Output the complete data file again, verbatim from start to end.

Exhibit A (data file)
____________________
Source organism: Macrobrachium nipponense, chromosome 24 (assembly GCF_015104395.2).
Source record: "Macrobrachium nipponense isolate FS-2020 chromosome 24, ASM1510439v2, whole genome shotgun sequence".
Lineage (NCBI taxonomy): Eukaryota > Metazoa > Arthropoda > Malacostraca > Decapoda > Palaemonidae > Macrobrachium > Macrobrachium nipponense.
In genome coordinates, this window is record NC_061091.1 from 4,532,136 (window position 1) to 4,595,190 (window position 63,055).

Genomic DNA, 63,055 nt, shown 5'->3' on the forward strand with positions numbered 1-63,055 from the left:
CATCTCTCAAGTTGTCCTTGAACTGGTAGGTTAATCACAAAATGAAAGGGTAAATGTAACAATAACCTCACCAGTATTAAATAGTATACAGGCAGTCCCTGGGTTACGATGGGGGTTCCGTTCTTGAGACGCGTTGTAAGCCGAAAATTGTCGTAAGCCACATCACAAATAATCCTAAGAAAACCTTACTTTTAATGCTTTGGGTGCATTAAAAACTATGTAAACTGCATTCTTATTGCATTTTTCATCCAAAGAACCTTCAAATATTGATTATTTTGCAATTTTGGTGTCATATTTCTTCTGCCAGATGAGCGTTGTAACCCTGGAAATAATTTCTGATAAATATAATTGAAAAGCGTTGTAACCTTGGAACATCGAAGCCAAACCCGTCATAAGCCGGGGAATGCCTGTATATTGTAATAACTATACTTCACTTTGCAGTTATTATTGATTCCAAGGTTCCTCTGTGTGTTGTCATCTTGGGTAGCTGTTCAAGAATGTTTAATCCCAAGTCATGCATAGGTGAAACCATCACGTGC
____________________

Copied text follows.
Source organism: Macrobrachium nipponense, chromosome 24 (assembly GCF_015104395.2).
Source record: "Macrobrachium nipponense isolate FS-2020 chromosome 24, ASM1510439v2, whole genome shotgun sequence".
Lineage (NCBI taxonomy): Eukaryota > Metazoa > Arthropoda > Malacostraca > Decapoda > Palaemonidae > Macrobrachium > Macrobrachium nipponense.
In genome coordinates, this window is record NC_061091.1 from 4,532,136 (window position 1) to 4,595,190 (window position 63,055).

Genomic DNA, 63,055 nt, shown 5'->3' on the forward strand with positions numbered 1-63,055 from the left:
CATCTCTCAAGTTGTCCTTGAACTGGTAGGTTAATCACAAAATGAAAGGGTAAATGTAACAATAACCTCACCAGTATTAAATAGTATACAGGCAGTCCCTGGGTTACGATGGGGGTTCCGTTCTTGAGACGCGTTGTAAGCCGAAAATTGTCGTAAGCCACATCACAAATAATCCTAAGAAAACCTTACTTTTAATGCTTTGGGTGCATTAAAAACTATGTAAACTGCATTCTTATTGCATTTTTCATCCAAAGAACCTTCAAATATTGATTATTTTGCAATTTTGGTGTCATATTTCTTCTGCCAGATGAGCGTTGTAACCCTGGAAATAATTTCTGATAAATATAATTGAAAAGCGTTGTAACCTTGGAACATCGAAGCCAAACCCGTCATAAGCCGGGGAATGCCTGTATATTGTAATAACTATACTTCACTTTGCAGTTATTATTGATTCCAAGGTTCCTCTGTGTGTTGTCATCTTGGGTAGCTGTTCAAGAATGTTTAATCCCAAGTCATGCATAGGTGAAACCATCACGTGC